Qatar Airways may go on an acquisition spree, buying up stakes in other carriers around the world. Already Qatar owns:
- 21% of IAG, which owns British Airways, Iberia, Aer Lingus and Vueling and soon Air Europa).
- 49% of Air Italy
- 9.99% of Cathay Pacific
- 5% of China Southern (doubling American’s stake)
- 10% of LATAM
CEO Akbar al Baker said they’re considering several new acquisitions, speaking at the Qatar Airways/CAPA Aeropolitical and Regulatory Summit in Doha.
Under discussion is a potential 49% stake in Rwandair (the Qatari government owns 60% of the soon-to-open new Kigali airport). Qatar may be bidding against Ethiopian Airlines for this. A fresh infusion of capital from another airline would allow the African airline to grow its fleet with modern aicraft.
They also may increase their stake in LATAM to 20% to match Delta’s investment in the South American mega-carrier. Qatar hosted LATAM’s fall board meeting and announced new codeshares.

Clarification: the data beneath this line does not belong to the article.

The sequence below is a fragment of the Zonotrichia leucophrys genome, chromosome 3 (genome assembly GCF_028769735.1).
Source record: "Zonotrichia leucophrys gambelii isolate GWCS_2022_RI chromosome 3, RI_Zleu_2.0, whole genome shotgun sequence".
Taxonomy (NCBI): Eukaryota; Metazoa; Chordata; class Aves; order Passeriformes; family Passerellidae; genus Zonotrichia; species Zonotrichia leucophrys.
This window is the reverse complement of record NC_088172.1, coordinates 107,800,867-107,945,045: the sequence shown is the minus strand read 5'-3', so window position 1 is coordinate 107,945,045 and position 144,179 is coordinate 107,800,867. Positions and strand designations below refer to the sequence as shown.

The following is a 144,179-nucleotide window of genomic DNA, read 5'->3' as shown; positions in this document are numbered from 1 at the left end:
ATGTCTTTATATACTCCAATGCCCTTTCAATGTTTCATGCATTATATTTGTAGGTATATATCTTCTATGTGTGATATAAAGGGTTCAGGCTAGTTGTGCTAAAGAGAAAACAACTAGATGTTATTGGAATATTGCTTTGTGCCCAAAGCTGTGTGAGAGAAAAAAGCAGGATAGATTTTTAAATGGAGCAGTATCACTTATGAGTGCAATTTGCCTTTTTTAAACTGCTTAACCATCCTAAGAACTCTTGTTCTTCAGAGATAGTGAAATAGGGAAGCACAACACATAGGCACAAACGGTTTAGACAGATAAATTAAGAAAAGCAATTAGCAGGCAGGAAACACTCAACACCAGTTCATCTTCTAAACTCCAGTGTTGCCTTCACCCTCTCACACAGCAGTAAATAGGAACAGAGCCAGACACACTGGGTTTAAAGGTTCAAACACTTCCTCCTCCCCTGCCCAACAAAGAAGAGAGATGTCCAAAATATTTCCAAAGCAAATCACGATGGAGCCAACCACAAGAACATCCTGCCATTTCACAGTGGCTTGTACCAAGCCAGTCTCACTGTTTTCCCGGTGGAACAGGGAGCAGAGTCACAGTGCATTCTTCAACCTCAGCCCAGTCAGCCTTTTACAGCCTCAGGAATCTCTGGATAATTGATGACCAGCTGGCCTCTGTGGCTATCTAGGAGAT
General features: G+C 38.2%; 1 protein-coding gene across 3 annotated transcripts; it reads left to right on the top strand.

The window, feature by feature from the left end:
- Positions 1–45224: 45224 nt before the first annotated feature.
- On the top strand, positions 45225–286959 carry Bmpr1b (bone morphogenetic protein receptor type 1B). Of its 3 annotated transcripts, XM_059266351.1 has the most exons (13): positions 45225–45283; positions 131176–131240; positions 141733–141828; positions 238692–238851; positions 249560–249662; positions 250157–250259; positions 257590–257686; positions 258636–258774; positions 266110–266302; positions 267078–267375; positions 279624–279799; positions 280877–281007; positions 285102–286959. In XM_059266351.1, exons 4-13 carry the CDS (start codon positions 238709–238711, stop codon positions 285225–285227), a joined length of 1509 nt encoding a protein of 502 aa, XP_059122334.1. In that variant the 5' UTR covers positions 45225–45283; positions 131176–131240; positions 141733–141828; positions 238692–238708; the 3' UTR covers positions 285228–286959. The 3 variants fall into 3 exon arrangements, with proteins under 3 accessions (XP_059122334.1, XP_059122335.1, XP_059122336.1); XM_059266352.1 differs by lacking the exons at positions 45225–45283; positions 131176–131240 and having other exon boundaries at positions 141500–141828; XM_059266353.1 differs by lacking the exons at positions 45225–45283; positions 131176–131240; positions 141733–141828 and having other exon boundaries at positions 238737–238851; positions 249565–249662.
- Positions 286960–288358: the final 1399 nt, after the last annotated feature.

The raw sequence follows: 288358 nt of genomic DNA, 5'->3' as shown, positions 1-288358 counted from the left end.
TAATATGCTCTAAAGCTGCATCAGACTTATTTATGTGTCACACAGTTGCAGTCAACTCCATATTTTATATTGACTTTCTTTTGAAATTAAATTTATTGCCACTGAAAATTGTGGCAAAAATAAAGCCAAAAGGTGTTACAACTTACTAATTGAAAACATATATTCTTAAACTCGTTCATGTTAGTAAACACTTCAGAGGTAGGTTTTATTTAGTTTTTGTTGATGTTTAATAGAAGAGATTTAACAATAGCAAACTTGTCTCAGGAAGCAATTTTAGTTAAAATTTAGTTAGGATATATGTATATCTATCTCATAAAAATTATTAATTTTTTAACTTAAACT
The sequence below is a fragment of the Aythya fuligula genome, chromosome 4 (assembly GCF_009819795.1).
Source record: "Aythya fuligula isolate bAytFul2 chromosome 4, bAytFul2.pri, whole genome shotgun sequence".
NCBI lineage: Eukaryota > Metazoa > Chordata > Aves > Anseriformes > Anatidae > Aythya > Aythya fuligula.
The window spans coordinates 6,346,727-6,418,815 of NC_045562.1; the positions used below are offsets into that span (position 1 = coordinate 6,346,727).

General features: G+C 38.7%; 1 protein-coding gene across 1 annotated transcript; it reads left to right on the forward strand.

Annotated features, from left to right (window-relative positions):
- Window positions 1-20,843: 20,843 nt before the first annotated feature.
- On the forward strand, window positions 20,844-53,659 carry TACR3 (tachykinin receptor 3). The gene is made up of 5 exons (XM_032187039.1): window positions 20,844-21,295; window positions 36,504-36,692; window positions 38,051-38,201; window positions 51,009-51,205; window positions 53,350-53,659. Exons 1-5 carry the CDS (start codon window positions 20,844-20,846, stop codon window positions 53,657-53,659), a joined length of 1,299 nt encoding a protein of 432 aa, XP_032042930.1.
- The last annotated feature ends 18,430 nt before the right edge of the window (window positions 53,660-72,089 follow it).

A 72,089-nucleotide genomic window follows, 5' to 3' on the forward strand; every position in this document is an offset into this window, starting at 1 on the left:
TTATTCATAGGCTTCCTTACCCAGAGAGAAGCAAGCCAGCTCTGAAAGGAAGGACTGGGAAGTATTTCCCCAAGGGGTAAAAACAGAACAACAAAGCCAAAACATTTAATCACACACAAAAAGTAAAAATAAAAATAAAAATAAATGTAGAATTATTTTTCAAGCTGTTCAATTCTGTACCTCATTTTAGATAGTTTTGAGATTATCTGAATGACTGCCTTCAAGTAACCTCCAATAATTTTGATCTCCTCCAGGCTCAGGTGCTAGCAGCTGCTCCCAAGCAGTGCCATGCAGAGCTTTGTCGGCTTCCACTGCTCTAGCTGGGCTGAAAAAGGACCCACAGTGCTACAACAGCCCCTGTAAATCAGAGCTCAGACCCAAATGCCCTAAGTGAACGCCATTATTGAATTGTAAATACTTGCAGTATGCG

And they may go from mere codesharing with India’s IndiGo (where they partner between Doha and Mumbai, Delhi and Hyderabad) to a full fledged equity partnership.
Qatar Airways has had a joint venture with soon-to-become oneworld member Royal Air Maroc. The Casablanca-based airline was once expected to adopt Avios as its frequent flyer currency. Qatar could still take a stake in the Moroccan carrier.
American partners with Royal Air Maroc and is looking to build on that partnership, so is unlikely to object to the pre-existing Boston, New York, Washington Dulles and Miami flights they operate. And none of the other carriers that would see new Qatari investments currently fly to the United States so are likely to be uncontroversial here. However, though Delta owns 49% of Virgin Atlantic they (along with United and American) had a problem with Qatar’s investment in Air Italy supporting flights across the Atlantic, until President Trump shut down those objections.
Qatar had looked at taking a stake in American Airlines but American pushed them off using bylaws intended to protect tax loss carry-forwards retained in bankruptcy (but which was a sham because there were no such concerns over a similar stake taken by Warren Buffet).